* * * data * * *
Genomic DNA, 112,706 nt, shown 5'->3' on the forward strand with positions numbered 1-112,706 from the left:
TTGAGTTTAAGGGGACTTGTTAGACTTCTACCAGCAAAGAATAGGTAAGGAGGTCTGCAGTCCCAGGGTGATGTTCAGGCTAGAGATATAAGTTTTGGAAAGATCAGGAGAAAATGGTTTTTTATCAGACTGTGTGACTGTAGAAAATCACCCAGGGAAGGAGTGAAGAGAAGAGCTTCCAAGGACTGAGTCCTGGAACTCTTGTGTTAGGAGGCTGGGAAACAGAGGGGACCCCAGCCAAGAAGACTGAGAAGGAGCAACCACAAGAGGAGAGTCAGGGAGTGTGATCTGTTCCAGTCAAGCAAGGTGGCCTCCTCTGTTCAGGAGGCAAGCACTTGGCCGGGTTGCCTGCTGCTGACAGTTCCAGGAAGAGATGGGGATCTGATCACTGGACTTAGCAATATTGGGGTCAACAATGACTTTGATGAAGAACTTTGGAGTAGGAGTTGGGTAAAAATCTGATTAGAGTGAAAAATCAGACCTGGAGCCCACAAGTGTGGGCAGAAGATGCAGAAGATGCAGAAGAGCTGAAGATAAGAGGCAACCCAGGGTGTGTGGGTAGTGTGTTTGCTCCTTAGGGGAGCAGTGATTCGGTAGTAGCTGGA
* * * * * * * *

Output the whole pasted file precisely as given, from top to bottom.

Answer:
Genomic DNA, 112,706 nt, shown 5'->3' on the forward strand with positions numbered 1-112,706 from the left:
TTGAGTTTAAGGGGACTTGTTAGACTTCTACCAGCAAAGAATAGGTAAGGAGGTCTGCAGTCCCAGGGTGATGTTCAGGCTAGAGATATAAGTTTTGGAAAGATCAGGAGAAAATGGTTTTTTATCAGACTGTGTGACTGTAGAAAATCACCCAGGGAAGGAGTGAAGAGAAGAGCTTCCAAGGACTGAGTCCTGGAACTCTTGTGTTAGGAGGCTGGGAAACAGAGGGGACCCCAGCCAAGAAGACTGAGAAGGAGCAACCACAAGAGGAGAGTCAGGGAGTGTGATCTGTTCCAGTCAAGCAAGGTGGCCTCCTCTGTTCAGGAGGCAAGCACTTGGCCGGGTTGCCTGCTGCTGACAGTTCCAGGAAGAGATGGGGATCTGATCACTGGACTTAGCAATATTGGGGTCAACAATGACTTTGATGAAGAACTTTGGAGTAGGAGTTGGGTAAAAATCTGATTAGAGTGAAAAATCAGACCTGGAGCCCACAAGTGTGGGCAGAAGATGCAGAAGATGCAGAAGAGCTGAAGATAAGAGGCAACCCAGGGTGTGTGGGTAGTGTGTTTGCTCCTTAGGGGAGCAGTGATTCGGTAGTAGCTGGA